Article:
JDC Hosts First International Women’s Leadership Workshop in Jerusalem

Maryse Penette Kedar (Haiti) and Mirai Chatterjee (India) in conversation during the JDC workshop on collaborative partnerships; courtesy

by Abigail Pickus

Tegest Heruy Belayneh turned to her colleagues from across the globe who had gathered in Jerusalem for the First International Women’s Leadership Workshop sponsored by the American Jewish Joint Distribution Committee (JDC).

“Suddenly, I don’t feel so alone any more because we’re all doing this together,” said the Senior Director of the Clinic, Pharmacy, Cafeteria and Girls’ Education program at Unity University in Ethiopia. “That is what is so fascinating about this meeting: We are women from different corners of world, but the moment we met we shared something in common. We are all doing something to better the world.”

Belayneh is one of six leading female civil society leaders from Haiti, the U.S., Sri Lanka, India, and Ethiopia who met in Israel on December 4, 2011 for a five-day workshop to gain educational, networking, and professional development in disaster relief and global development. In addition to peer learning, the participants were taken on JDC site visits tailored to their specific interests in children’s welfare, healthcare, disabilities, education and employment.

While the participants had not met each other before they attended the workshop, each woman had worked in various capacities in her native country with JDC, whose footprint extends to more than 70 countries and Israel.

Judy Amit, Global Director of JDC’s International Development Program and Regional Director for Africa and Asia – who has worked in India and Sri Lanka – said the workshop is the first of its kind.

“Nothing like this exists. There is no peer group for women on the senior level to come and share our experiences not only professionally, but as women because so much of social change comes about through women. We see this throughout the world,” she said.

“Here JDC has worked with all these amazing women around the world and have formed a partnerships with them but they didn’t know each other. Through this workshop we’ve all become close friends on a personal level and on a professional level are really learning and growing from one another. There is tremendous power here.”

Participant Maryse Penette Kedar, President of the ProDev (Progress and Development) Foundation in Haiti, began working with JDC after the earthquake in 2010 when JDC partnered with organizations on the ground to open 10 schools in the ‘Tent cities’ assembled for displaced persons in Port-au-Prince.

“Most of the schools in the metropolitan area were destroyed. We already have a high percentage of poor people and the poorer you are, the less access you have to education,” said Kedar. “We, Haitians, are extremely touched by the Jewish response to the earthquake. And the JDC response was really different from most big organizations that came in after the earthquake because they were looking for Haitian foundations to work with to help them build their capacity. It was extremely important for us and it helped us to change gears. Thanks to them we became important players in education.”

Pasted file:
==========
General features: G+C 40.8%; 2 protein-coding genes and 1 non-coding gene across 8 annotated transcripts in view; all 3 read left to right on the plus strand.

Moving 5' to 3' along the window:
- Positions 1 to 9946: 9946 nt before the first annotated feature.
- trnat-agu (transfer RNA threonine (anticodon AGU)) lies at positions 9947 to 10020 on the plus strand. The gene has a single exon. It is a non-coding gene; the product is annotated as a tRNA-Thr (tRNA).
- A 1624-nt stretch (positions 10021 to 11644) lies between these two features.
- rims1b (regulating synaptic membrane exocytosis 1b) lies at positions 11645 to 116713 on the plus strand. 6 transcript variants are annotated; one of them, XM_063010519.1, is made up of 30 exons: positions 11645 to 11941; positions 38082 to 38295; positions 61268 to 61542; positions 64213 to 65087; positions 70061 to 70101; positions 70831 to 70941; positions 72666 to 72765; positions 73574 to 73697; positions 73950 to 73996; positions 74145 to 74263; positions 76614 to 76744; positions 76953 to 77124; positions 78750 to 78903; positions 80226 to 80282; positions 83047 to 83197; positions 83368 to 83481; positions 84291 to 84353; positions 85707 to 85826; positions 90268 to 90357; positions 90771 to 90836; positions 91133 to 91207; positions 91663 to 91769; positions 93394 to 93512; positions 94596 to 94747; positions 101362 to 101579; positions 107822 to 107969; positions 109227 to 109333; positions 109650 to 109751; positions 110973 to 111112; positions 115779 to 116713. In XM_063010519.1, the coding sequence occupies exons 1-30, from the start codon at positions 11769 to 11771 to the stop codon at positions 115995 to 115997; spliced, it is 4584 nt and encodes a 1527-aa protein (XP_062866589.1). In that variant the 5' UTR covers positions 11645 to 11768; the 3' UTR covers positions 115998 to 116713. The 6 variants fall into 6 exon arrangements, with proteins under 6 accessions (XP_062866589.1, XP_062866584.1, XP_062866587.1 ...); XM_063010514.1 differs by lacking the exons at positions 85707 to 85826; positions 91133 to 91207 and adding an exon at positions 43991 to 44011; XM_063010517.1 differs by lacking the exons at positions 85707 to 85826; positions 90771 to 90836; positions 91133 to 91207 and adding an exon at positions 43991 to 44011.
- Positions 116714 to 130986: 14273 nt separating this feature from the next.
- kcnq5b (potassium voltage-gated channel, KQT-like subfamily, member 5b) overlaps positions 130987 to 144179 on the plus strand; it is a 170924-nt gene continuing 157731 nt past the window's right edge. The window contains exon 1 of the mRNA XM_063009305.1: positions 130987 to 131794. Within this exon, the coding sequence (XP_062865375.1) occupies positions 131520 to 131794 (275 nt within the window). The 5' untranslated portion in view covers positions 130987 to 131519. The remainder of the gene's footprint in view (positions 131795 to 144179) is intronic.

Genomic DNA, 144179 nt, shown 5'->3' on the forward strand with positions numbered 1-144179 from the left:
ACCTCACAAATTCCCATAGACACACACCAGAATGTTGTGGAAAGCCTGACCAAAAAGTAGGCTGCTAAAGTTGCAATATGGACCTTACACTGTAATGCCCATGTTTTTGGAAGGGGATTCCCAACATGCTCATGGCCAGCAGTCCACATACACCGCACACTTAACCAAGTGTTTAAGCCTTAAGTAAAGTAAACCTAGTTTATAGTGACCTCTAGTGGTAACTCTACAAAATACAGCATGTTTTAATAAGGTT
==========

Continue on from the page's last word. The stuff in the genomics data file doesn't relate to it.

Giving children access to quality education is the key to rebuilding life in Haiti. Kedar was inspired by the Kedma school in Jerusalem, a community initiative for disadvantaged children, and PACT (Parents and Children Together), an early intervention program to help bridge the vast educational, developmental, and social gaps between Ethiopian- Israeli children and their veteran peers at the youngest age. This wide-reaching program includes literary enrichment, daycare subsidies and more and operates in 14 cities, reaching over 14,000 Ethiopian-Israeli children and 6,000 parents. JDC partners with both national and local governments, local NGOs and the Ethiopian-Israeli community to run PACT, which is supported by major partnerships with over 10 North American Federations and individual donors and foundations.

“This educational model is something all countries should have. Education must start early and must include the whole family because the child belongs to a family but they also belong to a country. So in essence, when we educate a child, we’re also preparing a citizen,” said Kedar.

For Mirai Chatterjee, Director of the Social Security at Self-Employed Women’s Association (SEWA) in India, a union of 1.3 million women workers in the informal economy, the JDC workshop gave her a chance to be nourished by her female colleagues around the globe.

“Something is powerful happens when women come together like this. Here we are building solidarity and sisterhood across community lines and we are building up solidarity as a force for social change,” she said.

Amit of JDC said the women chosen for this first workshop were hand-picked. “We wanted to keep it small to see what the dynamics are and to see if we will continue, what lessons are learned from this.”

Since it was a success, Amit said next on the agenda is: “How do we garner all the power we have amongst ourselves and continue to grow?”